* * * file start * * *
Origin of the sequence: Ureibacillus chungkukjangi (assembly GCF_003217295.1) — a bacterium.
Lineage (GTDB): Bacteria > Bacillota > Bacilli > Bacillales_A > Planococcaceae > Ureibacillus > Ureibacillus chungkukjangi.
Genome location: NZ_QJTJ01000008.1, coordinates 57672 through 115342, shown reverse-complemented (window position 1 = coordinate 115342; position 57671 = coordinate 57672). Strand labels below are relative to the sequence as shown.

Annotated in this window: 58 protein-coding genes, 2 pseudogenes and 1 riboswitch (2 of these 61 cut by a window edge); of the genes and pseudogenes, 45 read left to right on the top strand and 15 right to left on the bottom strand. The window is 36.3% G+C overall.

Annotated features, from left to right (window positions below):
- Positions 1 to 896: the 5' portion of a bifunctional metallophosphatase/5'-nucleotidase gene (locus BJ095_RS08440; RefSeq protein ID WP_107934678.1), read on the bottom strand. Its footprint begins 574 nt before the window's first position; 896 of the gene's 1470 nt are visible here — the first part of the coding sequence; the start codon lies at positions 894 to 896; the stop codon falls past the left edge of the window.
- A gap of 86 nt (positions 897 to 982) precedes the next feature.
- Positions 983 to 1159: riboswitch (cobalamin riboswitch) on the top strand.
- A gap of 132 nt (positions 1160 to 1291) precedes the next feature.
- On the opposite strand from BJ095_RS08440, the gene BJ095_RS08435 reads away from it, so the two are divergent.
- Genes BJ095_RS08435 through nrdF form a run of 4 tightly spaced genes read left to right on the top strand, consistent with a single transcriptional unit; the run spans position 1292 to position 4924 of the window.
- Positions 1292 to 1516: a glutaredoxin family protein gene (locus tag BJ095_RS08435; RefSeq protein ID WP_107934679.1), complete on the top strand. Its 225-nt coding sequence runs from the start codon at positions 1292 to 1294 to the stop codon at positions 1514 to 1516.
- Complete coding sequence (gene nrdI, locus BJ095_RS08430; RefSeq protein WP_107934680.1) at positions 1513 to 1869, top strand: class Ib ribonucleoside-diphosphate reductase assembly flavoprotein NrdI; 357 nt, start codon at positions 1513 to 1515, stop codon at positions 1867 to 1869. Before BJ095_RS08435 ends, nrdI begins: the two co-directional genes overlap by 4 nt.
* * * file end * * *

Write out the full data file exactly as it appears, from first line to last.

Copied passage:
Origin of the sequence: Ureibacillus chungkukjangi (assembly GCF_003217295.1) — a bacterium.
Lineage (GTDB): Bacteria > Bacillota > Bacilli > Bacillales_A > Planococcaceae > Ureibacillus > Ureibacillus chungkukjangi.
Genome location: NZ_QJTJ01000008.1, coordinates 57672 through 115342, shown reverse-complemented (window position 1 = coordinate 115342; position 57671 = coordinate 57672). Strand labels below are relative to the sequence as shown.

Annotated in this window: 58 protein-coding genes, 2 pseudogenes and 1 riboswitch (2 of these 61 cut by a window edge); of the genes and pseudogenes, 45 read left to right on the top strand and 15 right to left on the bottom strand. The window is 36.3% G+C overall.

Annotated features, from left to right (window positions below):
- Positions 1 to 896: the 5' portion of a bifunctional metallophosphatase/5'-nucleotidase gene (locus BJ095_RS08440; RefSeq protein ID WP_107934678.1), read on the bottom strand. Its footprint begins 574 nt before the window's first position; 896 of the gene's 1470 nt are visible here — the first part of the coding sequence; the start codon lies at positions 894 to 896; the stop codon falls past the left edge of the window.
- A gap of 86 nt (positions 897 to 982) precedes the next feature.
- Positions 983 to 1159: riboswitch (cobalamin riboswitch) on the top strand.
- A gap of 132 nt (positions 1160 to 1291) precedes the next feature.
- On the opposite strand from BJ095_RS08440, the gene BJ095_RS08435 reads away from it, so the two are divergent.
- Genes BJ095_RS08435 through nrdF form a run of 4 tightly spaced genes read left to right on the top strand, consistent with a single transcriptional unit; the run spans position 1292 to position 4924 of the window.
- Positions 1292 to 1516: a glutaredoxin family protein gene (locus tag BJ095_RS08435; RefSeq protein ID WP_107934679.1), complete on the top strand. Its 225-nt coding sequence runs from the start codon at positions 1292 to 1294 to the stop codon at positions 1514 to 1516.
- Complete coding sequence (gene nrdI, locus BJ095_RS08430; RefSeq protein WP_107934680.1) at positions 1513 to 1869, top strand: class Ib ribonucleoside-diphosphate reductase assembly flavoprotein NrdI; 357 nt, start codon at positions 1513 to 1515, stop codon at positions 1867 to 1869. Before BJ095_RS08435 ends, nrdI begins: the two co-directional genes overlap by 4 nt.